The IRS assess the liability;
The IRS sends you a Notice and Demand for Payment – a bill that tells you how much you owe in taxes; and
You neglect or refuse to fully pay the liability within 10 days after notified about it.
Once these requirements are met, a lien is created for the amount of your tax liability. 

By filing notice of this lien, your creditors are publicly notified that we have a claim against all your property, including property you acquire after the lien is filed. This notice is used by courts to establish priority in certain situations, such as bankruptcy proceedings or sales of real estate.
The lien attaches to all your property (such as your house or car) and to all your rights to property (such as your accounts receivable if you are a business).
The statute of limitations under which a Federal tax lien may become “unenforceable by reason of lapse of time” is found at 26 U.S.C. § 6502. For taxes assessed on or after November 6, 1990, the lien generally becomes unenforceable ten years after the date of assessment. For taxes assessed on or before November 5, 1990, a prior version of section 6502 provides for a limitations period of six years after the date of assessment. Various exceptions may extend the time periods.


The IRS has numerous enforcement techniques. In fact, there are over 100 different tax penalties that it can use against a business for various reasons. If you or your business is facing IRS penalties, the stress can be a heavy burden. The good news is that there are possible resolutions.

Trust Fund Recovery

If you received an IRS letter 1153, Proposed Trust Fund Recovery Penalty Assessment, here is what you should know. This IRS will send a 1153 letter via Certified Mail to your Last Known Address, which means the last address used on your tax filings, or updated otherwise with the IRS. This letter is related to business taxes only. So, if you are an owner, fiduciary, “officer,” check-signer, at a business that is behind on Form 941 (payroll) taxes you in the cross-hairs of a personal tax assessment because you are deemed a “responsible person.” When this occurs it is called a Trust Fund Recovery Penalty, in which you can be liable for the taxes withheld from employees paychecks but not paid to the IRS.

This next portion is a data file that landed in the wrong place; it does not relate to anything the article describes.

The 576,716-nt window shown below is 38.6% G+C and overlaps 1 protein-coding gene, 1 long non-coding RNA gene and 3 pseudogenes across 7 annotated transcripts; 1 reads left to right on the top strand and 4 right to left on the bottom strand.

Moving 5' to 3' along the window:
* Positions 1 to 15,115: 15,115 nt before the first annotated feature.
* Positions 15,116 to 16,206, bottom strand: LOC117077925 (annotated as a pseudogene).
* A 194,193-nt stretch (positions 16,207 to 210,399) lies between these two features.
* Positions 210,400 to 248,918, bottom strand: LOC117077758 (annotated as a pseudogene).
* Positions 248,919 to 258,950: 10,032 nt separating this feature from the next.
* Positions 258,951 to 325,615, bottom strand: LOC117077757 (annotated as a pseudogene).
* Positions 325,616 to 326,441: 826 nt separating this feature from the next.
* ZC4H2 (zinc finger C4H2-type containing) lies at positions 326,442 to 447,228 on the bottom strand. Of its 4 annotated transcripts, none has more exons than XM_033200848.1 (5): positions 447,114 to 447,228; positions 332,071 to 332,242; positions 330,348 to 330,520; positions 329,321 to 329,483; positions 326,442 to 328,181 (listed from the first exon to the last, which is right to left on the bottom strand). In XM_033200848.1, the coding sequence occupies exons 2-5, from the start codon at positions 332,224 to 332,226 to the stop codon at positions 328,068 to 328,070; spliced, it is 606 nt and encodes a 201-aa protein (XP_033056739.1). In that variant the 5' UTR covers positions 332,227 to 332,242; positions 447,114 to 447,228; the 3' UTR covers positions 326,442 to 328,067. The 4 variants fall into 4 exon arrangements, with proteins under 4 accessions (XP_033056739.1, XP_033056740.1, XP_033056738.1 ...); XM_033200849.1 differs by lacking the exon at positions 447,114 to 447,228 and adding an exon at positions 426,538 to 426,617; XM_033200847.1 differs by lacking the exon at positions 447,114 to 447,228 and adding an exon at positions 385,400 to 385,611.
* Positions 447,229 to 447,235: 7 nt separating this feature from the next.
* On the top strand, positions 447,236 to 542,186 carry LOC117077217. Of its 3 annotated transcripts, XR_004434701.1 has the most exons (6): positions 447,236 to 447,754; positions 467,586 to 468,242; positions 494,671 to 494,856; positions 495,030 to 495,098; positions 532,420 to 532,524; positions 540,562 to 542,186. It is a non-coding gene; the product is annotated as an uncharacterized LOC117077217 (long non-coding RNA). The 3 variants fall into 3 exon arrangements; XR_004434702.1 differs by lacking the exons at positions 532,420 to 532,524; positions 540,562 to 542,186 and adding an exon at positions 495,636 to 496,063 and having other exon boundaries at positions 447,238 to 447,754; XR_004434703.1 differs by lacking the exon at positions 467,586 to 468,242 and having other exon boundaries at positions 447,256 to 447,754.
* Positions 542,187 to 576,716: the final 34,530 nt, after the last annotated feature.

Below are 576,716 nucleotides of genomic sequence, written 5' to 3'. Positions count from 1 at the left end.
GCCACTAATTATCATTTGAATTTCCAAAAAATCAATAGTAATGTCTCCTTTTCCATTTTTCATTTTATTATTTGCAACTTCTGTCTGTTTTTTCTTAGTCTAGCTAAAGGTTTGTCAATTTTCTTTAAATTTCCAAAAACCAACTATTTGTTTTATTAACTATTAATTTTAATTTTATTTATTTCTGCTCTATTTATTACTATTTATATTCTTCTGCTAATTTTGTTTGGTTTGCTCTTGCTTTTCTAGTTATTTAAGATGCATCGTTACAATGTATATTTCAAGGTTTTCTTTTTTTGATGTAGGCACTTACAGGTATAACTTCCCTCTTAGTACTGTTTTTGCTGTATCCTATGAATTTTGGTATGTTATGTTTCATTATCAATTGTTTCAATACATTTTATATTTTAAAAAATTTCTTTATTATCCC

In order for the IRS to execute this Trust Fund Recovery Penalty, the responsible person must be deemed willful and also be given the opportunity to appeal the Proposed Trust Fund Recovery Penalty Assessment. This is where the Letter 1153 comes in, along with Form 2751, which will details the Trust Fund amount proposed.
In the event that you have received a Proposed Trust Fund Recovery Penalty Assessment, your next best step is probably talking to a licensed tax professional. Once the IRS assesses this tax they will pursue collections.

Tax Audit

Facing an IRS audit is a terrifying experience for most taxpayers. Knowing that an IRS agent plans to thoroughly review your records and put you on the spot with difficult questions can be overwhelming. We have represented both individuals and businesses in IRS audits, fighting to protect our clients’ rights and ensuring that all information has been considered. Don’t risk taking on the IRS yourself.
If you are unsuccessful in challenging the IRS in an audit, there is still a chance to resolve the issue before taking the case to court through an audit reconsideration. This process allows a taxpayer to re-submit their position challenging an IRS audit decision by providing all relevant evidence, facts, and law, which is reviewed by the IRS.